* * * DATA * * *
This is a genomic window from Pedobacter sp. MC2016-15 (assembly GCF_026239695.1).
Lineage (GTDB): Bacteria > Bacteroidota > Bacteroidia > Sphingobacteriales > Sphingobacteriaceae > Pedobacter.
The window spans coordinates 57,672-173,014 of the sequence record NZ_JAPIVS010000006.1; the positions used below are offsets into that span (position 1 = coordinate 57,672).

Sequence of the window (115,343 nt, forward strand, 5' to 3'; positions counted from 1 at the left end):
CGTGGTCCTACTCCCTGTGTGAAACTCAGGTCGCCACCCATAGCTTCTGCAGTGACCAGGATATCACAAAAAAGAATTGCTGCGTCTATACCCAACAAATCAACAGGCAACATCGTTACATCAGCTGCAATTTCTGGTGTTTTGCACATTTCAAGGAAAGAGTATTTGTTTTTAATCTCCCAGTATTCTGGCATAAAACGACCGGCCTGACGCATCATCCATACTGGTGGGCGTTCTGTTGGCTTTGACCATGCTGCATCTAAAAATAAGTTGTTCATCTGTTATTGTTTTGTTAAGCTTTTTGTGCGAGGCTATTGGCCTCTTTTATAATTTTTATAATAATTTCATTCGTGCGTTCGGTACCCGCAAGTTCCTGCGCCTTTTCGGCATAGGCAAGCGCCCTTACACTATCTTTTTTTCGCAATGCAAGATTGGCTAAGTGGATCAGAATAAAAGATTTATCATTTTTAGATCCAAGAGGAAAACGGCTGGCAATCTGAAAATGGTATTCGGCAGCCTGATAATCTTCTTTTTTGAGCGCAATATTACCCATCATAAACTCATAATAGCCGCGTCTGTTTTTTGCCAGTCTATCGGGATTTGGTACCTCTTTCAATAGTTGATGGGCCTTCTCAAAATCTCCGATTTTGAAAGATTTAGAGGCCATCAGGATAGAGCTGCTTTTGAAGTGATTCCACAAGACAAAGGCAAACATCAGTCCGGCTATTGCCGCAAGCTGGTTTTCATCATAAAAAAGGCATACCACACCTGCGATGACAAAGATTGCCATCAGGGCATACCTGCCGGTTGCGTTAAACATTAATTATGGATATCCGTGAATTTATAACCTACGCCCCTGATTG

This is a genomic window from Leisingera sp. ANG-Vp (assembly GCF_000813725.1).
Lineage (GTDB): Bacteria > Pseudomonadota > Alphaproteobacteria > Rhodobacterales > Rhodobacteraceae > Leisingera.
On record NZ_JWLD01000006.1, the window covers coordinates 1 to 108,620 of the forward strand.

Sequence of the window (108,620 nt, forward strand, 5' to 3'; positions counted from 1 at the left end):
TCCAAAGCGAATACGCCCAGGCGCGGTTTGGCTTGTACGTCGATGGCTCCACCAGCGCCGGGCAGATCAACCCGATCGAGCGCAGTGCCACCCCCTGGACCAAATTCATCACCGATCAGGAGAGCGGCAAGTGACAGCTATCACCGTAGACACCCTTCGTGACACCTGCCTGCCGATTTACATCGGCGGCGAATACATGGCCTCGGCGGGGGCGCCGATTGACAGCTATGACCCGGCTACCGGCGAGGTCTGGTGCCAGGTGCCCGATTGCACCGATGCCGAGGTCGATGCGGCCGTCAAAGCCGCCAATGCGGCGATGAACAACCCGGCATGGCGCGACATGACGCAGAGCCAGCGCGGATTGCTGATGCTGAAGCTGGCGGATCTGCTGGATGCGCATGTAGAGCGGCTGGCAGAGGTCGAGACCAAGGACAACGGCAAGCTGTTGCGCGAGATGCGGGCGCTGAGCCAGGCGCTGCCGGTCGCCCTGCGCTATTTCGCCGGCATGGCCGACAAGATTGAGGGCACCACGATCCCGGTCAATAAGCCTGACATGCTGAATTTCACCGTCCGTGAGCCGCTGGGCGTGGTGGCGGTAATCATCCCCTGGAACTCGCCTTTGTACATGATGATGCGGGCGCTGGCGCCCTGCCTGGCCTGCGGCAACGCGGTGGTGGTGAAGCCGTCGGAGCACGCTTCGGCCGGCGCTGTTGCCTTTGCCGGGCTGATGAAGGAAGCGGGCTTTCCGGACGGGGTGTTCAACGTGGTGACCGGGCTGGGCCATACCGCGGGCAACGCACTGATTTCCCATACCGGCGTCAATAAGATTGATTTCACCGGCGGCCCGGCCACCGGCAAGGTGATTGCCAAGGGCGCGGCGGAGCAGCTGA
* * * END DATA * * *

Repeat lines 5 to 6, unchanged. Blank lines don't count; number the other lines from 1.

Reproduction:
CGTGGTCCTACTCCCTGTGTGAAACTCAGGTCGCCACCCATAGCTTCTGCAGTGACCAGGATATCACAAAAAAGAATTGCTGCGTCTATACCCAACAAATCAACAGGCAACATCGTTACATCAGCTGCAATTTCTGGTGTTTTGCACATTTCAAGGAAAGAGTATTTGTTTTTAATCTCCCAGTATTCTGGCATAAAACGACCGGCCTGACGCATCATCCATACTGGTGGGCGTTCTGTTGGCTTTGACCATGCTGCATCTAAAAATAAGTTGTTCATCTGTTATTGTTTTGTTAAGCTTTTTGTGCGAGGCTATTGGCCTCTTTTATAATTTTTATAATAATTTCATTCGTGCGTTCGGTACCCGCAAGTTCCTGCGCCTTTTCGGCATAGGCAAGCGCCCTTACACTATCTTTTTTTCGCAATGCAAGATTGGCTAAGTGGATCAGAATAAAAGATTTATCATTTTTAGATCCAAGAGGAAAACGGCTGGCAATCTGAAAATGGTATTCGGCAGCCTGATAATCTTCTTTTTTGAGCGCAATATTACCCATCATAAACTCATAATAGCCGCGTCTGTTTTTTGCCAGTCTATCGGGATTTGGTACCTCTTTCAATAGTTGATGGGCCTTCTCAAAATCTCCGATTTTGAAAGATTTAGAGGCCATCAGGATAGAGCTGCTTTTGAAGTGATTCCACAAGACAAAGGCAAACATCAGTCCGGCTATTGCCGCAAGCTGGTTTTCATCATAAAAAAGGCATACCACACCTGCGATGACAAAGATTGCCATCAGGGCATACCTGCCGGTTGCGTTAAACATTAATTATGGATATCCGTGAATTTATAACCTACGCCCCTGATTG

This is a genomic window from Leisingera sp. ANG-Vp (assembly GCF_000813725.1).